At Bantama in particular, the onslaught was as fierce as it was expected, and the landslide was also as expected. It appeared that delegates were quite happy to make Okyem Aboagye a one-term MP in very much the same way as they made his immediate predecessor, Henry Kwabena Kokofu, a one-term MP.
Other incumbent big guns like Joseph Kofi Adda (Navrongo Central) and Vincent Sowah Odotei (La Dadekotopon) were felled. I have a particular soft spot for Ama Sey (Akwatia) and was sorry to see her lose her bid for re-election.
Regrouping for battle
There is no doubt that as with every electoral contest, egos have been bruised and sharp, acerbic words have been thrown around as things heated up.
While some candidates have tasted exotic champagne by their win and enjoyed the smooth bubbles, others have downed vinegar by their defeat and felt its sharpness on their tongues and in their throats. But there can be only one winner per contest.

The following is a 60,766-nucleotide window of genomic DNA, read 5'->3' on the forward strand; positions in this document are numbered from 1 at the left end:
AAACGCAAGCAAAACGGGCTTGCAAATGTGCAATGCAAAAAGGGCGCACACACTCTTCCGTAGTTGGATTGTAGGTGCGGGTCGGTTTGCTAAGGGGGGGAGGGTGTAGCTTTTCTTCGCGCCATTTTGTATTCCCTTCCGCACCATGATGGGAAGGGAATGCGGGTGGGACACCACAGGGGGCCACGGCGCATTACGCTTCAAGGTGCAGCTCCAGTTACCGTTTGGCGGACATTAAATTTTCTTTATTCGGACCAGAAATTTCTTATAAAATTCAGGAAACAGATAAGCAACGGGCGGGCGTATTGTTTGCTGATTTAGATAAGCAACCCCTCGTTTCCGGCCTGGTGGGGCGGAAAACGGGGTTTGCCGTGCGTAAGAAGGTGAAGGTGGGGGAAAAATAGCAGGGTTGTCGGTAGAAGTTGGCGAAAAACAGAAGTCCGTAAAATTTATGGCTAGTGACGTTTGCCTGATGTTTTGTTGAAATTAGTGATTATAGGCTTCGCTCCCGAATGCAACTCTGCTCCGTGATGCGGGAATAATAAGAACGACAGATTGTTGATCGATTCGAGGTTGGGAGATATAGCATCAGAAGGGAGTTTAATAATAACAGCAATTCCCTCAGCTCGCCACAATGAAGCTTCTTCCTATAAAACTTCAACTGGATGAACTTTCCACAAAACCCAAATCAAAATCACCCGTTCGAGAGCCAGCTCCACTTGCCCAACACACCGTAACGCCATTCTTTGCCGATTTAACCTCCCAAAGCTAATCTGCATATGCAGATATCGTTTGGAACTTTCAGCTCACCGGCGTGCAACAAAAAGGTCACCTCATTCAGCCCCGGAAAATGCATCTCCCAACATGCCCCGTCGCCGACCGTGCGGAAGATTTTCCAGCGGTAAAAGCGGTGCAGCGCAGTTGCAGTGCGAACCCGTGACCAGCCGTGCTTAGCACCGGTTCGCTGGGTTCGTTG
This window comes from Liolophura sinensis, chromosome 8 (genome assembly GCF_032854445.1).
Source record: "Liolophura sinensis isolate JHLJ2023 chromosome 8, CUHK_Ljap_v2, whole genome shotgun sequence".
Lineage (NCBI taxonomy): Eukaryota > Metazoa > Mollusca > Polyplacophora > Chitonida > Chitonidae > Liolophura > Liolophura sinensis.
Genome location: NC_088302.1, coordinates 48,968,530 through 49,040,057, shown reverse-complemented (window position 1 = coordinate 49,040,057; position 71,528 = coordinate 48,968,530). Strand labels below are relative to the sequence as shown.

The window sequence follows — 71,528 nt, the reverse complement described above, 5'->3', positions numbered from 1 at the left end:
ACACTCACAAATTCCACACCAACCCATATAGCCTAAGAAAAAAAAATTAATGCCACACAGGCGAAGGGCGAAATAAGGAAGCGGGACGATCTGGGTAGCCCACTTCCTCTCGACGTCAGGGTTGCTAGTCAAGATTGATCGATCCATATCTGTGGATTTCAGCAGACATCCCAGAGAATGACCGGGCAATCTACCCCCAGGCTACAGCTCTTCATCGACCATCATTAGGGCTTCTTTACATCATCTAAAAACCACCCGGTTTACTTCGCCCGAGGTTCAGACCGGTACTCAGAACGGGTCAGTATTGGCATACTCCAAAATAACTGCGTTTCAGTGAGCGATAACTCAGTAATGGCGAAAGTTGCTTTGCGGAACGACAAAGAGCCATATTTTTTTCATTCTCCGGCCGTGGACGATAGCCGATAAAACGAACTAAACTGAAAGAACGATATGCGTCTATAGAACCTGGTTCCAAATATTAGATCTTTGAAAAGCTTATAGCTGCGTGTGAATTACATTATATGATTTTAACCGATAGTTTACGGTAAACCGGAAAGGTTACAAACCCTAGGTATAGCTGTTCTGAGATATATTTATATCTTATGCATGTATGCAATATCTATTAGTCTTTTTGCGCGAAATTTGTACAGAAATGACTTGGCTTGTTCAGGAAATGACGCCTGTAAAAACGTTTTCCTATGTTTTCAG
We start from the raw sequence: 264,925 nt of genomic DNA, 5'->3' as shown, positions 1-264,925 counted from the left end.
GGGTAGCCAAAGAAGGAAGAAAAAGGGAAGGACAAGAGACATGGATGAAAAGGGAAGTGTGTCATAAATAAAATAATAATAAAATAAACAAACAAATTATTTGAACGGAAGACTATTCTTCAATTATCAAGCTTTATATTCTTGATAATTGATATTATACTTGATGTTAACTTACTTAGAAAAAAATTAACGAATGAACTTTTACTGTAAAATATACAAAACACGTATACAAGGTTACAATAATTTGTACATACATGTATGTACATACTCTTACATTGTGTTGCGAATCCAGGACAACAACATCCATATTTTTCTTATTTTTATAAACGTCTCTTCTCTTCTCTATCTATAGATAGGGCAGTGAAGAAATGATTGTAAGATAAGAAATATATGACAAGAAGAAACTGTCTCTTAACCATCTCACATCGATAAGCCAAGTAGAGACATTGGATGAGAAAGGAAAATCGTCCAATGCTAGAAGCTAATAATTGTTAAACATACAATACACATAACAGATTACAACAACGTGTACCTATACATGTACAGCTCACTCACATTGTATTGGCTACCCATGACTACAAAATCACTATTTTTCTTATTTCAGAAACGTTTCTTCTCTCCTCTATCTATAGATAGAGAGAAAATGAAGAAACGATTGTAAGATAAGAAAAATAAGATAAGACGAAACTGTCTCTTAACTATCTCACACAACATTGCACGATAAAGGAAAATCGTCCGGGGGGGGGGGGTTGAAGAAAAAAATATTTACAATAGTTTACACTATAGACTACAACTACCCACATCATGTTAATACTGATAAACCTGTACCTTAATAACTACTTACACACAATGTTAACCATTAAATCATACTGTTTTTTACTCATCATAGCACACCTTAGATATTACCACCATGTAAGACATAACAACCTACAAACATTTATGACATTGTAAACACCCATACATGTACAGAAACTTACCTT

I am confident that the NPP will be able to find ways to heal the raw wounds of those who have been vanquished.
With literally only five months to the general election, it is important that the primaries are put in the past and all hands join to get ready for battle in December.
For those who suffered defeat, it is crucial that they rally round quickly and work with those who won, especially if they have any dreams of staging a comeback or they expect to play some role in the party in the future.
Their ability to put their personal disappointment on the back burner, respect the delegates’ choice and work towards the party’s goal is a huge asset for any future ambitions.
Essentially, party primaries constitute friendly fire within a family.
Now that the primaries are over, it is time to close ranks because the real fight is about to begin.